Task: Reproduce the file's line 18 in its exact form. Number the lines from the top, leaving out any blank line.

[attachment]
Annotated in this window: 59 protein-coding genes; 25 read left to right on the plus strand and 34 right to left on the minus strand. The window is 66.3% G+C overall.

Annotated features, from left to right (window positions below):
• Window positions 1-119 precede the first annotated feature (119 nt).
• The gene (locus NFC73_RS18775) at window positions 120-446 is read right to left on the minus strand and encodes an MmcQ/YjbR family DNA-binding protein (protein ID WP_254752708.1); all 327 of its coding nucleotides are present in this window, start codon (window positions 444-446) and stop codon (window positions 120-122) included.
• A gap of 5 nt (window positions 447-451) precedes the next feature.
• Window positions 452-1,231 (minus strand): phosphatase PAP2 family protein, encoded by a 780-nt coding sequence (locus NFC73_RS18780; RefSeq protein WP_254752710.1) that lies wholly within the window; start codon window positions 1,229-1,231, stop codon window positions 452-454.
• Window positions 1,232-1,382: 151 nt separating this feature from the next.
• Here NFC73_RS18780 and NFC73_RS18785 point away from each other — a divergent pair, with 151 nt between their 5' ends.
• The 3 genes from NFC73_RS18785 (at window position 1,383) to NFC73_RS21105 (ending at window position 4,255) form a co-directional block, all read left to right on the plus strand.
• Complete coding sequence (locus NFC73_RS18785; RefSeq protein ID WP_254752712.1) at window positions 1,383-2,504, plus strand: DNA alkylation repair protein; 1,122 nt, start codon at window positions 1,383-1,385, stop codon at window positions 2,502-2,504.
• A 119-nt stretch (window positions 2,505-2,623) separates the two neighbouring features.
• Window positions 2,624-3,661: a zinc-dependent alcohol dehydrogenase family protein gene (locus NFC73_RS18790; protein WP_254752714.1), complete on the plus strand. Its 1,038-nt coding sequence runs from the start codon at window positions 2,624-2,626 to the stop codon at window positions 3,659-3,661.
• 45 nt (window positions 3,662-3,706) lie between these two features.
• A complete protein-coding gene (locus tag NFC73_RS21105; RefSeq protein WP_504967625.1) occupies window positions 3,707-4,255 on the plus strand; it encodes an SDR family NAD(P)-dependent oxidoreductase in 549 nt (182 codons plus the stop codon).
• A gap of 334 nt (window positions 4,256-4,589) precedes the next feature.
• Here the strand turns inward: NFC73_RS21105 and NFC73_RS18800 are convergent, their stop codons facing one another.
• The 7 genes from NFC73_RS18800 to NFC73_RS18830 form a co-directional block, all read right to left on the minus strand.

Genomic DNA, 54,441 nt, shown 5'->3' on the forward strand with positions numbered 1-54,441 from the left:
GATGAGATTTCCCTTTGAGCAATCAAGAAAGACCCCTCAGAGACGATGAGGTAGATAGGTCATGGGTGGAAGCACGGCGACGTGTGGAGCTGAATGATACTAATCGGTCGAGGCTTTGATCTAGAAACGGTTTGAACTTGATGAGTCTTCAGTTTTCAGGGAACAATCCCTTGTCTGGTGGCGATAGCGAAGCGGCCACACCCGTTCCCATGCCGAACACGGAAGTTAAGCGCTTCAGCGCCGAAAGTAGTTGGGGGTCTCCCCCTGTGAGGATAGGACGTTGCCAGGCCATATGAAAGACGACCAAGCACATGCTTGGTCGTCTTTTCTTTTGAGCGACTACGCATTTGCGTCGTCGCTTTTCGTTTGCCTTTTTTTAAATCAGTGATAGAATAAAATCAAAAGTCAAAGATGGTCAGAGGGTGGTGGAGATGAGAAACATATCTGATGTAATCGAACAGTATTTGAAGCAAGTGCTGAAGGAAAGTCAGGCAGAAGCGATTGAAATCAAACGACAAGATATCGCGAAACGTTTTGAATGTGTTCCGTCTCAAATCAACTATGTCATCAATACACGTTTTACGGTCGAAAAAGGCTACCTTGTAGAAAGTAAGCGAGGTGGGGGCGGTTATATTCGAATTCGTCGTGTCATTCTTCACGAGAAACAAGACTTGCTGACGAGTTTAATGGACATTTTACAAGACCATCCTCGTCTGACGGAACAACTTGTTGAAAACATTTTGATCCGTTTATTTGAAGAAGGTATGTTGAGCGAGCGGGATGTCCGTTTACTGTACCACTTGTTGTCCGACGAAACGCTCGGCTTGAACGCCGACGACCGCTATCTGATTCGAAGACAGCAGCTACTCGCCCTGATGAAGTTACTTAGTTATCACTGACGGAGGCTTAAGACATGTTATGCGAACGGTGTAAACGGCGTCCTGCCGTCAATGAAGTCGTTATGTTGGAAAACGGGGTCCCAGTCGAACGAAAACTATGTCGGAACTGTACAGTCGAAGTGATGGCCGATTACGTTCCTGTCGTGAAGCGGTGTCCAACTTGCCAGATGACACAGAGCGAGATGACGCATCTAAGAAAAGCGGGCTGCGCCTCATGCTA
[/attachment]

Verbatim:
Genomic DNA, 54,441 nt, shown 5'->3' on the forward strand with positions numbered 1-54,441 from the left: